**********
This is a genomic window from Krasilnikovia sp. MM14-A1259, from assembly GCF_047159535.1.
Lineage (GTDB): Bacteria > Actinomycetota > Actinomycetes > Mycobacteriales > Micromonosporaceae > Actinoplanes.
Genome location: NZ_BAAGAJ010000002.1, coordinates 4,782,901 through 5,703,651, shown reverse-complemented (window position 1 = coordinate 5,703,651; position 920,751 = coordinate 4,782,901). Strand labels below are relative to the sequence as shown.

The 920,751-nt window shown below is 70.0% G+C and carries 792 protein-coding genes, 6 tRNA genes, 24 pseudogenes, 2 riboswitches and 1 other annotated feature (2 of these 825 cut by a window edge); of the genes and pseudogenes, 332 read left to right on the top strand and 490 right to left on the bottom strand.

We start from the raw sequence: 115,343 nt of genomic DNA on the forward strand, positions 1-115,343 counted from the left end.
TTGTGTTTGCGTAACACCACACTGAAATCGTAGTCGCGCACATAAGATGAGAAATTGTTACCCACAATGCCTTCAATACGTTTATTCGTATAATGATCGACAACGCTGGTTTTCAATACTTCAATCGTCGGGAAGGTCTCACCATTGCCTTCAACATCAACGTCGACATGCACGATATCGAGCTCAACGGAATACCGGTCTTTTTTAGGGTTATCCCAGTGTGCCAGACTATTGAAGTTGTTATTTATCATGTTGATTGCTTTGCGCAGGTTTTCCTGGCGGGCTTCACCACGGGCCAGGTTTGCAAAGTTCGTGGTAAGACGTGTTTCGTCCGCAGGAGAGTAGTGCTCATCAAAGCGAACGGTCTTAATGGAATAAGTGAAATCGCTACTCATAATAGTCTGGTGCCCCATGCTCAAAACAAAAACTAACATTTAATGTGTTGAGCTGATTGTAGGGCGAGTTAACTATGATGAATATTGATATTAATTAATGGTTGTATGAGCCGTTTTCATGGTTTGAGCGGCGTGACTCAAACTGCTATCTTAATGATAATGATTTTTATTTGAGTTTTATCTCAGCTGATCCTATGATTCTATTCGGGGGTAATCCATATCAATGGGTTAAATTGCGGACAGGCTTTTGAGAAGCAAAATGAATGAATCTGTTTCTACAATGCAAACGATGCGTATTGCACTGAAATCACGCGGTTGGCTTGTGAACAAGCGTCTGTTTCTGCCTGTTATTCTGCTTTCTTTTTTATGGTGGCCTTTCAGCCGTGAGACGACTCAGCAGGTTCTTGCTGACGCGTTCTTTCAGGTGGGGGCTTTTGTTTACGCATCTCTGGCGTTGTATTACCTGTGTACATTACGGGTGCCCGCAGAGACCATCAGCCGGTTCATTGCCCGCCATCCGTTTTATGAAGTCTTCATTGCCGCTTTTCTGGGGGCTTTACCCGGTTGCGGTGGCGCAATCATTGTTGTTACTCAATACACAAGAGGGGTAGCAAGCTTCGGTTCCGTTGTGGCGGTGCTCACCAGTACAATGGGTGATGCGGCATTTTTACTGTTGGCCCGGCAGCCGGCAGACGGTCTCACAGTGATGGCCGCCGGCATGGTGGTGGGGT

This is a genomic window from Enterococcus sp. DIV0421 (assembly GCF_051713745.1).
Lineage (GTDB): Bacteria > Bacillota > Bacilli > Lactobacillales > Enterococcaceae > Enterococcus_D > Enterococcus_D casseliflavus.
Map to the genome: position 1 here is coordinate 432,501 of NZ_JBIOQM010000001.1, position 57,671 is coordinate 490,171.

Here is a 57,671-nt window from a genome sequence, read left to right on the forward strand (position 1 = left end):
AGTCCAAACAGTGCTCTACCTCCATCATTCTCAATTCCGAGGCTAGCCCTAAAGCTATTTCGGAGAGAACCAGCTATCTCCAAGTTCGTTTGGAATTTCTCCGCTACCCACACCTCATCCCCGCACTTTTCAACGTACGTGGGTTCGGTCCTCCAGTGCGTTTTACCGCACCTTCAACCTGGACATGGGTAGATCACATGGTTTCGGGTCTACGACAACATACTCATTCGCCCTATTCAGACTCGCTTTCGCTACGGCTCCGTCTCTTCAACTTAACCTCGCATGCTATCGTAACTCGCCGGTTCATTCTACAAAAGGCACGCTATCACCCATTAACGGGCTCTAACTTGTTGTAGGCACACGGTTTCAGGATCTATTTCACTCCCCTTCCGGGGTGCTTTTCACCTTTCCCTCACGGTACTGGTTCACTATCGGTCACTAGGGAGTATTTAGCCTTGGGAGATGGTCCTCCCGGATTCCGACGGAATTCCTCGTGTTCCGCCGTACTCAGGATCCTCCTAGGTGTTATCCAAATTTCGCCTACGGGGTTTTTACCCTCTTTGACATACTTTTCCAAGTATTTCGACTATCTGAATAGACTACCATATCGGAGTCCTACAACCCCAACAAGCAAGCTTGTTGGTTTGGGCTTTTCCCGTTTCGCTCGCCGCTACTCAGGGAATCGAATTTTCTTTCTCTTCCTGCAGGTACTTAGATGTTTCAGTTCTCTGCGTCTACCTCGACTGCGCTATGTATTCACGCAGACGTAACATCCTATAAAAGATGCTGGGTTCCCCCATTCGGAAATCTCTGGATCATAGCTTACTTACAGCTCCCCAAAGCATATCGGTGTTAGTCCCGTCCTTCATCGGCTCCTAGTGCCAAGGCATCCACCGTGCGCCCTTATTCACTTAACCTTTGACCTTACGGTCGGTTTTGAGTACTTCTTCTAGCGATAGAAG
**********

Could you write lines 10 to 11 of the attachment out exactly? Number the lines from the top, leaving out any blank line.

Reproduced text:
Here is a 57,671-nt window from a genome sequence, read left to right on the forward strand (position 1 = left end):
AGTCCAAACAGTGCTCTACCTCCATCATTCTCAATTCCGAGGCTAGCCCTAAAGCTATTTCGGAGAGAACCAGCTATCTCCAAGTTCGTTTGGAATTTCTCCGCTACCCACACCTCATCCCCGCACTTTTCAACGTACGTGGGTTCGGTCCTCCAGTGCGTTTTACCGCACCTTCAACCTGGACATGGGTAGATCACATGGTTTCGGGTCTACGACAACATACTCATTCGCCCTATTCAGACTCGCTTTCGCTACGGCTCCGTCTCTTCAACTTAACCTCGCATGCTATCGTAACTCGCCGGTTCATTCTACAAAAGGCACGCTATCACCCATTAACGGGCTCTAACTTGTTGTAGGCACACGGTTTCAGGATCTATTTCACTCCCCTTCCGGGGTGCTTTTCACCTTTCCCTCACGGTACTGGTTCACTATCGGTCACTAGGGAGTATTTAGCCTTGGGAGATGGTCCTCCCGGATTCCGACGGAATTCCTCGTGTTCCGCCGTACTCAGGATCCTCCTAGGTGTTATCCAAATTTCGCCTACGGGGTTTTTACCCTCTTTGACATACTTTTCCAAGTATTTCGACTATCTGAATAGACTACCATATCGGAGTCCTACAACCCCAACAAGCAAGCTTGTTGGTTTGGGCTTTTCCCGTTTCGCTCGCCGCTACTCAGGGAATCGAATTTTCTTTCTCTTCCTGCAGGTACTTAGATGTTTCAGTTCTCTGCGTCTACCTCGACTGCGCTATGTATTCACGCAGACGTAACATCCTATAAAAGATGCTGGGTTCCCCCATTCGGAAATCTCTGGATCATAGCTTACTTACAGCTCCCCAAAGCATATCGGTGTTAGTCCCGTCCTTCATCGGCTCCTAGTGCCAAGGCATCCACCGTGCGCCCTTATTCACTTAACCTTTGACCTTACGGTCGGTTTTGAGTACTTCTTCTAGCGATAGAAG